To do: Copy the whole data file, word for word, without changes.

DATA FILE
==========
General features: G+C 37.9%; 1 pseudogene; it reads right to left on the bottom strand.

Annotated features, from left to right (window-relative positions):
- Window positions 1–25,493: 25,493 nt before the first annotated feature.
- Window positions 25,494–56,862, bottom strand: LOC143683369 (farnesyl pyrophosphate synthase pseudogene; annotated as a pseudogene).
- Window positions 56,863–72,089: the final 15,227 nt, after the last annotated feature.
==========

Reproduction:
General features: G+C 37.9%; 1 pseudogene; it reads right to left on the bottom strand.

Annotated features, from left to right (window-relative positions):
- Window positions 1–25,493: 25,493 nt before the first annotated feature.
- Window positions 25,494–56,862, bottom strand: LOC143683369 (farnesyl pyrophosphate synthase pseudogene; annotated as a pseudogene).
- Window positions 56,863–72,089: the final 15,227 nt, after the last annotated feature.